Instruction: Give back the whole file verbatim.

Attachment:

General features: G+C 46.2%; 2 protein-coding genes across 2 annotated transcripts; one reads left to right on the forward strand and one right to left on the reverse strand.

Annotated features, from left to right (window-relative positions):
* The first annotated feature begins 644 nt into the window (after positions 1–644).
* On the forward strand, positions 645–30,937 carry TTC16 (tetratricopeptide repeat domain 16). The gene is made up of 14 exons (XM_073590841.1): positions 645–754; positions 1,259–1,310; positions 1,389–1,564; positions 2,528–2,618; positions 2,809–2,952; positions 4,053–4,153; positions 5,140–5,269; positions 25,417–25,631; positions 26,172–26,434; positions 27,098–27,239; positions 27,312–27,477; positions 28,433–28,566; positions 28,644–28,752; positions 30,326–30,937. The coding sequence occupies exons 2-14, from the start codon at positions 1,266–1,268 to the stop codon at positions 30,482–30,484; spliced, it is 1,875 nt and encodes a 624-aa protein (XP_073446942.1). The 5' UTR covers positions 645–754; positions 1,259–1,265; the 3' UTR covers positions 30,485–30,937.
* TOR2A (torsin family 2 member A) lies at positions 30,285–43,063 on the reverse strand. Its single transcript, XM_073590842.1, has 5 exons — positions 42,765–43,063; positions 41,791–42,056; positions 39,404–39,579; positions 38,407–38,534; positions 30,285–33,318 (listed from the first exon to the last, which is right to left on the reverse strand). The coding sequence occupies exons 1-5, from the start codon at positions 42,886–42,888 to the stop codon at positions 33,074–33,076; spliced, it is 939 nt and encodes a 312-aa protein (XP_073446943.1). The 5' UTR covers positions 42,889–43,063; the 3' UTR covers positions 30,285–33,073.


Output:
General features: G+C 46.2%; 2 protein-coding genes across 2 annotated transcripts; one reads left to right on the forward strand and one right to left on the reverse strand.

Annotated features, from left to right (window-relative positions):
* The first annotated feature begins 644 nt into the window (after positions 1–644).
* On the forward strand, positions 645–30,937 carry TTC16 (tetratricopeptide repeat domain 16). The gene is made up of 14 exons (XM_073590841.1): positions 645–754; positions 1,259–1,310; positions 1,389–1,564; positions 2,528–2,618; positions 2,809–2,952; positions 4,053–4,153; positions 5,140–5,269; positions 25,417–25,631; positions 26,172–26,434; positions 27,098–27,239; positions 27,312–27,477; positions 28,433–28,566; positions 28,644–28,752; positions 30,326–30,937. The coding sequence occupies exons 2-14, from the start codon at positions 1,266–1,268 to the stop codon at positions 30,482–30,484; spliced, it is 1,875 nt and encodes a 624-aa protein (XP_073446942.1). The 5' UTR covers positions 645–754; positions 1,259–1,265; the 3' UTR covers positions 30,485–30,937.
* TOR2A (torsin family 2 member A) lies at positions 30,285–43,063 on the reverse strand. Its single transcript, XM_073590842.1, has 5 exons — positions 42,765–43,063; positions 41,791–42,056; positions 39,404–39,579; positions 38,407–38,534; positions 30,285–33,318 (listed from the first exon to the last, which is right to left on the reverse strand). The coding sequence occupies exons 1-5, from the start codon at positions 42,886–42,888 to the stop codon at positions 33,074–33,076; spliced, it is 939 nt and encodes a 312-aa protein (XP_073446943.1). The 5' UTR covers positions 42,889–43,063; the 3' UTR covers positions 30,285–33,073.